News / Science & Technology

    Super Resolution Microscope Helps Australia Fight Disease

    The world's first microscope that can see active infectious diseases in super-resolution video has been installed at a university in Australia.  The technology promises new insights into malaria and viruses that cause potentially fatal infections.  The Microbial Imaging Facility is capable of producing real-time, multiple color images of diseases attacking living cells.  Researchers say it has the potential to help develop treatments for a range of life-threatening conditions. 

    The super resolution microscope takes up an entire room at the University of Technology, Sydney, where the air is filtered to prevent dust from damaging the sensitive equipment.

    The speed of the microscope's cameras and computers allows researchers to see diseases like never before.

    Lynn Turnbull is in charge of its operation. “At one end we have the ability to see the resolution down to 100 nano meters, which is a tenth of the size of a bacteria.  So you’re looking inside bacteria now instead of just looking at blurry little blobs on a screen,” she explained.

    The technology is called the DeltaVision OMX Blaze super resolution imaging system.  It was developed in the United States and costs about $1 million.  Turnball says the microscope gives live images of infectious diseases as they infiltrate healthy cells. “Though we can’t capture things that move in less than a second, now we’re actually in the realms of watching processes inside cells, watching bacteria invade cells or malaria parasites invade a cell that we can now start to look at these processes in real time instead of just taking snapshots,” she said.  

    Scientists are now seeing bacteria, parasites and viruses in unprecedented detail.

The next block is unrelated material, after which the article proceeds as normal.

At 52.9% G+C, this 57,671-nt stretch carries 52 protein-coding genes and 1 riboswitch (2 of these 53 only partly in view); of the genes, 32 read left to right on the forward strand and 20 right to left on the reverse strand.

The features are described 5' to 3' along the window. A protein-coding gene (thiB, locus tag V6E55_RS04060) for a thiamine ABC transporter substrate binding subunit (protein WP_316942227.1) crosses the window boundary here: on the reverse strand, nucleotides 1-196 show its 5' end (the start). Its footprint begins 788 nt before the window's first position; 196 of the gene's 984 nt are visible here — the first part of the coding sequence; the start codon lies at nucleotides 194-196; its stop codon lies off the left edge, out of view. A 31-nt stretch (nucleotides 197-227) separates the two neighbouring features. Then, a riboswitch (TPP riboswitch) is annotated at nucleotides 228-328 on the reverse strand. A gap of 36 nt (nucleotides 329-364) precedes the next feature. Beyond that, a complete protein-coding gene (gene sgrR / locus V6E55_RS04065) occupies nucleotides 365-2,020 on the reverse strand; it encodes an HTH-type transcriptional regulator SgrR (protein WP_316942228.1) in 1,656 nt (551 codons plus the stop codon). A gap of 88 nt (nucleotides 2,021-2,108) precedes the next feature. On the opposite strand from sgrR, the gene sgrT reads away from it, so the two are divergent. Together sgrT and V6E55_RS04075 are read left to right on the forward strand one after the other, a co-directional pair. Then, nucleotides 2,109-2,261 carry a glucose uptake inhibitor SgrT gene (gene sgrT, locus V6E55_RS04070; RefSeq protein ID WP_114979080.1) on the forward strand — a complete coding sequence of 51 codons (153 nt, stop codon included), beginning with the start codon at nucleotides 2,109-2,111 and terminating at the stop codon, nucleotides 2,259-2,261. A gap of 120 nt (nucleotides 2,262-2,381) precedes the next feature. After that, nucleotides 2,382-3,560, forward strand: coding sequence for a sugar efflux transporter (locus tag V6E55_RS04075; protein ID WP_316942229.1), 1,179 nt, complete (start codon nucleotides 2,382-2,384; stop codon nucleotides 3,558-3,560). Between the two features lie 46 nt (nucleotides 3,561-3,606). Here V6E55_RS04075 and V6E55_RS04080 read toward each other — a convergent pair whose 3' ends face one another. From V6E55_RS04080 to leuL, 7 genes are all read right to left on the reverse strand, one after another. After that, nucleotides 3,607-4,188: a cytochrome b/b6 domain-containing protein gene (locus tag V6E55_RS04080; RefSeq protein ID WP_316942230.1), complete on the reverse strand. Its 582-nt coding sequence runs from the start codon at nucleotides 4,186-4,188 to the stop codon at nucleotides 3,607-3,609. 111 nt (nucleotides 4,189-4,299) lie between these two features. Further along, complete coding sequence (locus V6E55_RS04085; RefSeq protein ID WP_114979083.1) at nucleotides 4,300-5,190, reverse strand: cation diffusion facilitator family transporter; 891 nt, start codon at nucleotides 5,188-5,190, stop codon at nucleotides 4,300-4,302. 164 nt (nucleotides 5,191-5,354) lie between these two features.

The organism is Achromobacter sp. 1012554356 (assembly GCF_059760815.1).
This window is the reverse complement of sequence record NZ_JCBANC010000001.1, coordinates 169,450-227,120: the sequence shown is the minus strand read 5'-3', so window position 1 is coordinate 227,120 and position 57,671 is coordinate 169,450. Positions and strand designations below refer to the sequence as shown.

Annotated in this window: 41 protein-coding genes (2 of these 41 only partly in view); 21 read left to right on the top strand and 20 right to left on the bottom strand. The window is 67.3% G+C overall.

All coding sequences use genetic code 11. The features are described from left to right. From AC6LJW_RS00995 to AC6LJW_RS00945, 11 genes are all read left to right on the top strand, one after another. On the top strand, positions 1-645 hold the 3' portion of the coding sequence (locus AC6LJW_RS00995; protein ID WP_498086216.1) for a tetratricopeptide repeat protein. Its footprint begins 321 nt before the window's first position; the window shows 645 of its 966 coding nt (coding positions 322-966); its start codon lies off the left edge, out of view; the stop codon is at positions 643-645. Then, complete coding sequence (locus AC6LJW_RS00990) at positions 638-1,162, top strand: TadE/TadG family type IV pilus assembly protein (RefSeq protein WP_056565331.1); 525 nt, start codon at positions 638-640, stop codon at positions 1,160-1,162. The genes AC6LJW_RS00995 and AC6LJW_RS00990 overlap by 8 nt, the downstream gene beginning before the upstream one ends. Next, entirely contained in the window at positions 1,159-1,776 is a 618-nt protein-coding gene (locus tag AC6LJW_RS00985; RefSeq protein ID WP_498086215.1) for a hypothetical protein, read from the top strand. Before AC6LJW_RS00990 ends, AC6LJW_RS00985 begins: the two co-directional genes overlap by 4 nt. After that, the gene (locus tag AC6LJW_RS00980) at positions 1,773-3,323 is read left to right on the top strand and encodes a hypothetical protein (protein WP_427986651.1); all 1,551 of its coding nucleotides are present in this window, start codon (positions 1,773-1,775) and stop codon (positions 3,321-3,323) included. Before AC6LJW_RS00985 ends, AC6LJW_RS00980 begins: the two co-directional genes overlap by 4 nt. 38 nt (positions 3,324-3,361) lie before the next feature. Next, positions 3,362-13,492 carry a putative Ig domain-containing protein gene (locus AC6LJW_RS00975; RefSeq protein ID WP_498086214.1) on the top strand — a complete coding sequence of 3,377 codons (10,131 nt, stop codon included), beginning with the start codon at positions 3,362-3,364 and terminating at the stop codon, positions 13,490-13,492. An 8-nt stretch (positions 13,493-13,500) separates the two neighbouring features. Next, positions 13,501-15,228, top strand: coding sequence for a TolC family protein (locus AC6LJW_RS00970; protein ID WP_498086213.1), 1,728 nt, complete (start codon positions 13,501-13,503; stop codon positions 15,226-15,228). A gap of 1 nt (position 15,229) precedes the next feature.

Professor Ian Charles from the University of Technology, Sydney says the technology could give medical science a decisive advantage in the fight against disease.

    “We’re actually beginning to see sub-structures of the micro-organism that we hadn’t seen before, not only in terms of the bug itself but the way the bug interacts with its host cell and does whatever it needs to do to get into the cell and get out of the cell," explained Charles.  "So I think it can be a real beginning of a formulation of perhaps a new way to look at what the micro-organisms are actually doing.”

    The team in Sydney is also able to share its microscope with other institutions around the world through a video-sharing network.

    Professor Charles says images are fed from the microscope to a large bank of computer screens that can be linked to universities and hospitals in other countries.

    “This is the device that allows us to look in real time in groups of scientists who are interested in doing the experiments, and actually help direct the experiments actually on the microscope," Charles said. "So we can sit around here discussing the experiments, looking at the screen and actually working out where to look next.”

    So there could be someone in North America or someone in Europe looking at this screen in the same time?

    "In real time looking at the way their experiments are being run,” Charles stated.   

    Researchers hope the technology here in Sydney will help in the development of new drugs by giving scientists the opportunity to better understand how microorganisms such as malaria cause infection.


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